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  • Cynthia Henry

Thankful for family, community




Food, football and family take center stage for most Americans at Thanksgiving. For the Whites of Weatherford, family is always at the forefront.


Co-owner of Texas Butane, a propane company that just celebrated its 65th year in existence, Judy White, 75, said working with her family has provided the Whites a unique opportunity to spend time together at the holidays regardless of anybody’s circumstances.


“We enjoy our family, and sometimes we don’t get to see them outside of business as much as we would like to,” Judy said. “Thanksgiving is a time when we all come together, and we’re just a family then. Now somebody may be fielding calls or worrying about something, but we come together as a family and enjoy those few days.”


Judy said Thanksgiving is a very special time in the White household, even if on occasion it is not held in the White household.


“They usually come to my house,” Judy said. “We have three sons that have kids themselves. We have a building here that we call the Propane Club, which is a warehouse right behind our office. We use it for training. Sometimes we’ll have it up there, and we’ll have the best time, because it is huge. But most of the time, we’ll have it at JuJu and Paw Paw’s house.”

And apparently, one of Judy’s recipes, her famous Green Bean Bundles, are a Thanksgiving favorite.


Judy White’s Green Bean Bundles

2 cans whole green beans

Maple-flavored bacon

Dash of garlic salt

1/4 cup butter

1/4 cup brown sugar


Easy and delicious. Wrap 10 green beans in 1/2 slice of bacon and place in shallow baking dish. Melt butter and mix with brown sugar, then pour over all the bundles of beans. Bake at 350 degrees for 30 minutes.


“All of the kids and grandkids love it,” Judy said. “And as the granddaughters have gotten older and started their own traditions with their own families, they all seem to want to make green bean bundles. But just remember, you do have to cook it in a propane oven!”

Thanksgiving is also a time for friends and neighbors, and Judy’s husband (and co-owner) Morris, 79, said that these people are the other part of the equation that has equaled Texas Butane’s staying power since the middle of the last century.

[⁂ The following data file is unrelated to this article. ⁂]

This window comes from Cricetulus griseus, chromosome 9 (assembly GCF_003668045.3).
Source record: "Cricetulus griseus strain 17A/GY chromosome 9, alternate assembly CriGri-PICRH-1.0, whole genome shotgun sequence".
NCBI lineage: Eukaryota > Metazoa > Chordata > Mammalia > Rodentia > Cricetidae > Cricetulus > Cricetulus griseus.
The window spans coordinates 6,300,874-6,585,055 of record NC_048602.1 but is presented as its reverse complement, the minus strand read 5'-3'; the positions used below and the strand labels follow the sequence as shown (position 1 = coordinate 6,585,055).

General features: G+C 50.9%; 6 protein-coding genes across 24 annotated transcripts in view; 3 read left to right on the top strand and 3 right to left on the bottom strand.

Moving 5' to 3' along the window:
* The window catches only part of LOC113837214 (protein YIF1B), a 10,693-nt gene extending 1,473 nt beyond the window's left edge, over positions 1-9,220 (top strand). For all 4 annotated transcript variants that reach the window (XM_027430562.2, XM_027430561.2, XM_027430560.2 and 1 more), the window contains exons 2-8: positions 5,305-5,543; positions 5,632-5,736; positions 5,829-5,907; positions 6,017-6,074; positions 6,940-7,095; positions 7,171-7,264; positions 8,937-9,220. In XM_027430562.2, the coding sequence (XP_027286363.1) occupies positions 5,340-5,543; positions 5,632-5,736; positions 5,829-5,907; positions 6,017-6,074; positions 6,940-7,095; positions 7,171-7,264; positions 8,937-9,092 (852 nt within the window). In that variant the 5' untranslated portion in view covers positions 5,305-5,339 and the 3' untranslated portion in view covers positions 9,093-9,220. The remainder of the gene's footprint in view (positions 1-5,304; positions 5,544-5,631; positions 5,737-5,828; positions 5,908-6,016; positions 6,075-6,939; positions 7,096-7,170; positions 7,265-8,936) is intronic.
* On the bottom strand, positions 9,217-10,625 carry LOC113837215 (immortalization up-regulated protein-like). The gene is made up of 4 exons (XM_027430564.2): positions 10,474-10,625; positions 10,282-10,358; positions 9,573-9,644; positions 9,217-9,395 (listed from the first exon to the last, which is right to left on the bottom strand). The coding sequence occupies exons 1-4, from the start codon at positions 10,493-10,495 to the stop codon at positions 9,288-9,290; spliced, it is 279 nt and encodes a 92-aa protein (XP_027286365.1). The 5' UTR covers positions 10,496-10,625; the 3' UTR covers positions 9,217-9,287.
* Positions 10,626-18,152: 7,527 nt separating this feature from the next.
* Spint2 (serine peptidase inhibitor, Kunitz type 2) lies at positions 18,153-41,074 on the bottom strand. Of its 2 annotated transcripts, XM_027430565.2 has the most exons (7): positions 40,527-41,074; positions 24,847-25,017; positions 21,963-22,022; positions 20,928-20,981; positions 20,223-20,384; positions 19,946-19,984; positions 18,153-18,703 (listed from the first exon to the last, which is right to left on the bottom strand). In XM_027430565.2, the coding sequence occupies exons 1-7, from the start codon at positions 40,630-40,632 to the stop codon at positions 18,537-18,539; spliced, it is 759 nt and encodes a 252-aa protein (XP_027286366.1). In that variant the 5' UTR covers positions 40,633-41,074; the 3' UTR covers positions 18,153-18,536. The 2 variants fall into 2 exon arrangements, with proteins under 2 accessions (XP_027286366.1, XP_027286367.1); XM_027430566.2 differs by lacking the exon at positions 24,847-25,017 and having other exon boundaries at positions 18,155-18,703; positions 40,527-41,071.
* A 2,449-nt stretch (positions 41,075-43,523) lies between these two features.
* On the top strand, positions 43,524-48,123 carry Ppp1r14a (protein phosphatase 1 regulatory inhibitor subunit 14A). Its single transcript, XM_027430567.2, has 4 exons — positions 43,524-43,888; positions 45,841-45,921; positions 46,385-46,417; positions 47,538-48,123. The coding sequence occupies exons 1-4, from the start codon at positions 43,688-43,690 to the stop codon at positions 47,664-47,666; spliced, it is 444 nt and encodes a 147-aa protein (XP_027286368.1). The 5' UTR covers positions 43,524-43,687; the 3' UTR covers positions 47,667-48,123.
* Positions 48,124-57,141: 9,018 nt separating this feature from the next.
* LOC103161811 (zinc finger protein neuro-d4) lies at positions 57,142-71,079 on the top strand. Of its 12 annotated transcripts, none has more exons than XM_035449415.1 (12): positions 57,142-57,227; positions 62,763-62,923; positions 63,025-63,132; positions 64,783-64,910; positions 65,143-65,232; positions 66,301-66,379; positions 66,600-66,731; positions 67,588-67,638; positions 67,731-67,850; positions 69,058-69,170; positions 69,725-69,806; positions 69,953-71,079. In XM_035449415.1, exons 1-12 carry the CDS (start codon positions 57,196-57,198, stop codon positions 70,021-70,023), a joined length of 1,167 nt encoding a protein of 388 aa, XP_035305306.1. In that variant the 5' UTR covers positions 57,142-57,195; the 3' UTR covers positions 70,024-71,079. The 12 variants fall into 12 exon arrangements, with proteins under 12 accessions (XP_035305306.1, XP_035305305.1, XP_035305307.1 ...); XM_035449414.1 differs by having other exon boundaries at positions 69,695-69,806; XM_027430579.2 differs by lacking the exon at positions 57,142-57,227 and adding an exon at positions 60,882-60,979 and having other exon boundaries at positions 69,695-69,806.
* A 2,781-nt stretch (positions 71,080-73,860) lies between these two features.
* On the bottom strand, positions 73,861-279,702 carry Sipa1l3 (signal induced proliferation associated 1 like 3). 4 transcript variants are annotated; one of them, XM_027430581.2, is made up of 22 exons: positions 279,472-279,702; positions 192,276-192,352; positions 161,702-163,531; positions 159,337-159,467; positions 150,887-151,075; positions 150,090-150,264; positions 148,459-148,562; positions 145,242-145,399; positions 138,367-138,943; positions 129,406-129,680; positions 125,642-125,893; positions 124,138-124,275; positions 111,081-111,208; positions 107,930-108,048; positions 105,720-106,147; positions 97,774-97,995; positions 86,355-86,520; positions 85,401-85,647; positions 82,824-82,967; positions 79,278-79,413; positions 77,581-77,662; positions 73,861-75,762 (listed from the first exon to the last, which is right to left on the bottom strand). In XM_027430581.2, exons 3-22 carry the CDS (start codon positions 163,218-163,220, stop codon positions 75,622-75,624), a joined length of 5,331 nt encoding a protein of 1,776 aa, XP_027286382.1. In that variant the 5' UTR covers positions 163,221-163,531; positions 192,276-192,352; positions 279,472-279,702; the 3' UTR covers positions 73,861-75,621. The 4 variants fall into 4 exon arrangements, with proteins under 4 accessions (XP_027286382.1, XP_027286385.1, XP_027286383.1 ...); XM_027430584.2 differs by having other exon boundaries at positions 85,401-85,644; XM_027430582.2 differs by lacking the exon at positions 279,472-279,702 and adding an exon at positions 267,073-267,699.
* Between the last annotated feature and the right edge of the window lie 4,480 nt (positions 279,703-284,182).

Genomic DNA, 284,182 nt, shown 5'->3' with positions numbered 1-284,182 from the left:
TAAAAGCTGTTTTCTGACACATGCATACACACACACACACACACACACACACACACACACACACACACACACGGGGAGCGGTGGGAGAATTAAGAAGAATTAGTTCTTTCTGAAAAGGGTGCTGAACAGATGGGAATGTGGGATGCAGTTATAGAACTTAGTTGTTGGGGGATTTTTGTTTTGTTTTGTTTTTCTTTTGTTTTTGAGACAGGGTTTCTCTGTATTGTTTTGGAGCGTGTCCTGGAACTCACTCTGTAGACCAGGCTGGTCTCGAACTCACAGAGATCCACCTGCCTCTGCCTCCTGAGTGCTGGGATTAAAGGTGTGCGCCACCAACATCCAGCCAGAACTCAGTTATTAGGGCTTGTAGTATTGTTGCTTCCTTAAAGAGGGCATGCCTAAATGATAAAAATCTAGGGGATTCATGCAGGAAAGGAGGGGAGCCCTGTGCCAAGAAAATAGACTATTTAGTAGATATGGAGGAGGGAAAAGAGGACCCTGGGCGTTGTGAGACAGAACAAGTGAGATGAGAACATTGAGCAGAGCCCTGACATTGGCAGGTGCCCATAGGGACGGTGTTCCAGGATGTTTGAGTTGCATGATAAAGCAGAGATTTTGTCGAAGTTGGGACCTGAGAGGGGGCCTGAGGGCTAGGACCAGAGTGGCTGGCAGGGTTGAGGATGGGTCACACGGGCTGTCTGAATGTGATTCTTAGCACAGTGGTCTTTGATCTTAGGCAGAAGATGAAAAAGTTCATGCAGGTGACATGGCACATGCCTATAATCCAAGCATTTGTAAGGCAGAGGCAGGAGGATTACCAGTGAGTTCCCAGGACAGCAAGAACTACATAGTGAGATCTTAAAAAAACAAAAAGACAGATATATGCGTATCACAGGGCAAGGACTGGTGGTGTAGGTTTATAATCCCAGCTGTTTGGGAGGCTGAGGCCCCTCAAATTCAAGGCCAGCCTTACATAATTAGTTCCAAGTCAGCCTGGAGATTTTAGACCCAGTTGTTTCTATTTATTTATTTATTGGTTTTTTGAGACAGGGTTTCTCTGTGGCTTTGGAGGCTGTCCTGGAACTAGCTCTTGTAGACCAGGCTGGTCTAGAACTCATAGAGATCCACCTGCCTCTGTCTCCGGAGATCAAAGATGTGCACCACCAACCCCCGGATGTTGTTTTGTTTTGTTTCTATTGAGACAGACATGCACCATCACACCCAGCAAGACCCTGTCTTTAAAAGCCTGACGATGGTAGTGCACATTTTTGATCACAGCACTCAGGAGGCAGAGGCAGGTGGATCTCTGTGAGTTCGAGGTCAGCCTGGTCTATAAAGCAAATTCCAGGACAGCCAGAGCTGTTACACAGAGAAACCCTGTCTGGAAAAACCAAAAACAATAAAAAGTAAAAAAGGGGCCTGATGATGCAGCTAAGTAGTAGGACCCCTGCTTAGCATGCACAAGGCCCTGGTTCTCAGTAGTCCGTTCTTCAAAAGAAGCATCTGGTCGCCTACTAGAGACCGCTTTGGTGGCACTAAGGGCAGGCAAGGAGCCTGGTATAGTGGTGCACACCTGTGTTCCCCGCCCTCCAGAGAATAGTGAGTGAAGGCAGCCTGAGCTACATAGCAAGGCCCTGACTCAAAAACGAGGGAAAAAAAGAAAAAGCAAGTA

“It goes back to growing up in the community where you get to know everybody,” Morris said. “The people who are older than you and younger than you that you go to school with. Whenever we’d go to football games when our kids were in athletics, I remember they would get to know these people that move in that are not in our age group, but their age group.


“It’s important and a pleasure to have friends throughout all of the different generations, and my kids now, as they are raising their kids, they are doing the same thing. We make it a point, from generation to generation, to keep up with what’s going on in the propane business and what’s happening in the community.”


Judy said she truly believes that Texas Butane’s success can be attributed to the values that she and Morris, who have been married for 58 years, instilled in their children and grandchildren when it comes to things like work ethic, respect for others and loyalty to the family and to their customers.


“A lot of it is the fact that we are family owned and operated,” White said. “Our three sons work here, our granddaughters work here, so when we say we are a family business, we mean a family business. We take a great interest in our customers, and they are not just numbers to us. Some of them have been here for years. We’re on to the fourth generation of families sometimes.”


Judy and Morris’ son, Judd, along with his two brothers, Rod and Todd, are proud to carry the mantle and say it is important they do well at their work.


“I think it is just tradition in the family,” Judd said. “You see your parents do it and your grandparents do it, and you honestly don’t think about anything else when you grow up. I wanted to continue the tradition. I’ve seen them work so hard at it, and all I want to do is a good job. I’ve been here 25 years and have enjoyed every minute of it.”

Judd, 48, said he has never considered doing anything else.


“I just want to keep it going and pass it down, especially in today’s environment,” Judd said. “There are fewer and fewer small, family businesses that actually care. I would just hate to send my kids off to work somewhere else and have them become a cog in the wheel of a corporation that doesn’t care about them. That’s the nice thing about working for your family is that they care about you.


“It not only makes you want to succeed in the business, obviously, but it’s a great environment to raise your kids, and watch them grow and be successful.”


And it would seem the company’s future is in good hands.


Judy said a few years back, she and her mother took her grandson out for the day, and he informed them that he already felt quite confident about what his future held in store.

“We were riding down the street, and Mother and I were always talking propane,” White said. “It didn’t matter when or where, we would talk about the old customers and propane and all, and Judd’s son, who is 11 now, was sitting in the back seat. He was probably 4 years old at the time, and he said, ‘Ju, I think I know what I want to do when I grow up.’ And I said, ‘Well, Charlie, what is it?’ And he said, ‘I think I’d like to be the boss at Texas Butane.’ So that’s really how it goes. And I thought, ‘Little do you know, that you are the boss at Texas Butane.’”

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